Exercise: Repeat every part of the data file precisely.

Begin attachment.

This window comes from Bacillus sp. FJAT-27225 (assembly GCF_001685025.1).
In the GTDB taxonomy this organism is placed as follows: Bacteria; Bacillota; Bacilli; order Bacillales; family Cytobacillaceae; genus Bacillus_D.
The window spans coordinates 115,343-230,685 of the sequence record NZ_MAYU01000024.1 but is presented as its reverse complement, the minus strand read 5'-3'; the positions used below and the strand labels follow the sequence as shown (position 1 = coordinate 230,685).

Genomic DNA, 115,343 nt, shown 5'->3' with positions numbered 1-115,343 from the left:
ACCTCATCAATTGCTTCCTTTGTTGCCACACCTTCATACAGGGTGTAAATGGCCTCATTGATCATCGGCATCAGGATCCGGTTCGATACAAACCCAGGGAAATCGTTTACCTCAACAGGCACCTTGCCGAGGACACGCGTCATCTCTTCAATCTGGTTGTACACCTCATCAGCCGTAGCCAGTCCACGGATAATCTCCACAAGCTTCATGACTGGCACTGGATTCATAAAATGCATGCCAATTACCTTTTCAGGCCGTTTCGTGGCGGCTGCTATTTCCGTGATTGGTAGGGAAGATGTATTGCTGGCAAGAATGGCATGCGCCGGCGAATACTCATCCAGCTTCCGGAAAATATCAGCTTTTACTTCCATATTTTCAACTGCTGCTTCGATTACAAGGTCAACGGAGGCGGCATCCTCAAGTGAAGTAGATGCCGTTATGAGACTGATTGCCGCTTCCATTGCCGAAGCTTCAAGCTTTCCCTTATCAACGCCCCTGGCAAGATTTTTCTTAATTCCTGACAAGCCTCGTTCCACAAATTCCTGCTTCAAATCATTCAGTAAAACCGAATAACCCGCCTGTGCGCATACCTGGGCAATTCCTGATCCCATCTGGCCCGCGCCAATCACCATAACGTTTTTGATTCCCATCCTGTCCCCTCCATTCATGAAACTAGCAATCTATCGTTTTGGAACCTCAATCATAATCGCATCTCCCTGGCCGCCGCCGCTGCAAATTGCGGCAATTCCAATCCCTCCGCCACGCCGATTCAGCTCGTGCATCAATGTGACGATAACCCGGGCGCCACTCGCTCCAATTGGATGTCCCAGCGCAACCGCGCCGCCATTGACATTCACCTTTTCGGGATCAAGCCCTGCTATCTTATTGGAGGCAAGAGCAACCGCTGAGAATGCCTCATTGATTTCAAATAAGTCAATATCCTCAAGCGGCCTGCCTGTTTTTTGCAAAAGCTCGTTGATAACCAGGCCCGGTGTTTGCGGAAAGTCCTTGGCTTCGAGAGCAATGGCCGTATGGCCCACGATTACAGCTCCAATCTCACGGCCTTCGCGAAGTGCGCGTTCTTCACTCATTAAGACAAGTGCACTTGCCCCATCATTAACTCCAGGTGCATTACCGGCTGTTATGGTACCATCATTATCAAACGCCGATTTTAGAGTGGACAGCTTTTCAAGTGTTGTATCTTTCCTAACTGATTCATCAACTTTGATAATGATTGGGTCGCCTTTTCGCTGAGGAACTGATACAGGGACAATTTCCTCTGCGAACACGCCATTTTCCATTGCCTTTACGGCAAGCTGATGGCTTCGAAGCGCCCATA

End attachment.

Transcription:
This window comes from Bacillus sp. FJAT-27225 (assembly GCF_001685025.1).
In the GTDB taxonomy this organism is placed as follows: Bacteria; Bacillota; Bacilli; order Bacillales; family Cytobacillaceae; genus Bacillus_D.
The window spans coordinates 115,343-230,685 of the sequence record NZ_MAYU01000024.1 but is presented as its reverse complement, the minus strand read 5'-3'; the positions used below and the strand labels follow the sequence as shown (position 1 = coordinate 230,685).

Genomic DNA, 115,343 nt, shown 5'->3' with positions numbered 1-115,343 from the left:
ACCTCATCAATTGCTTCCTTTGTTGCCACACCTTCATACAGGGTGTAAATGGCCTCATTGATCATCGGCATCAGGATCCGGTTCGATACAAACCCAGGGAAATCGTTTACCTCAACAGGCACCTTGCCGAGGACACGCGTCATCTCTTCAATCTGGTTGTACACCTCATCAGCCGTAGCCAGTCCACGGATAATCTCCACAAGCTTCATGACTGGCACTGGATTCATAAAATGCATGCCAATTACCTTTTCAGGCCGTTTCGTGGCGGCTGCTATTTCCGTGATTGGTAGGGAAGATGTATTGCTGGCAAGAATGGCATGCGCCGGCGAATACTCATCCAGCTTCCGGAAAATATCAGCTTTTACTTCCATATTTTCAACTGCTGCTTCGATTACAAGGTCAACGGAGGCGGCATCCTCAAGTGAAGTAGATGCCGTTATGAGACTGATTGCCGCTTCCATTGCCGAAGCTTCAAGCTTTCCCTTATCAACGCCCCTGGCAAGATTTTTCTTAATTCCTGACAAGCCTCGTTCCACAAATTCCTGCTTCAAATCATTCAGTAAAACCGAATAACCCGCCTGTGCGCATACCTGGGCAATTCCTGATCCCATCTGGCCCGCGCCAATCACCATAACGTTTTTGATTCCCATCCTGTCCCCTCCATTCATGAAACTAGCAATCTATCGTTTTGGAACCTCAATCATAATCGCATCTCCCTGGCCGCCGCCGCTGCAAATTGCGGCAATTCCAATCCCTCCGCCACGCCGATTCAGCTCGTGCATCAATGTGACGATAACCCGGGCGCCACTCGCTCCAATTGGATGTCCCAGCGCAACCGCGCCGCCATTGACATTCACCTTTTCGGGATCAAGCCCTGCTATCTTATTGGAGGCAAGAGCAACCGCTGAGAATGCCTCATTGATTTCAAATAAGTCAATATCCTCAAGCGGCCTGCCTGTTTTTTGCAAAAGCTCGTTGATAACCAGGCCCGGTGTTTGCGGAAAGTCCTTGGCTTCGAGAGCAATGGCCGTATGGCCCACGATTACAGCTCCAATCTCACGGCCTTCGCGAAGTGCGCGTTCTTCACTCATTAAGACAAGTGCACTTGCCCCATCATTAACTCCAGGTGCATTACCGGCTGTTATGGTACCATCATTATCAAACGCCGATTTTAGAGTGGACAGCTTTTCAAGTGTTGTATCTTTCCTAACTGATTCATCAACTTTGATAATGATTGGGTCGCCTTTTCGCTGAGGAACTGATACAGGGACAATTTCCTCTGCGAACACGCCATTTTCCATTGCCTTTACGGCAAGCTGATGGCTTCGAAGCGCCCATA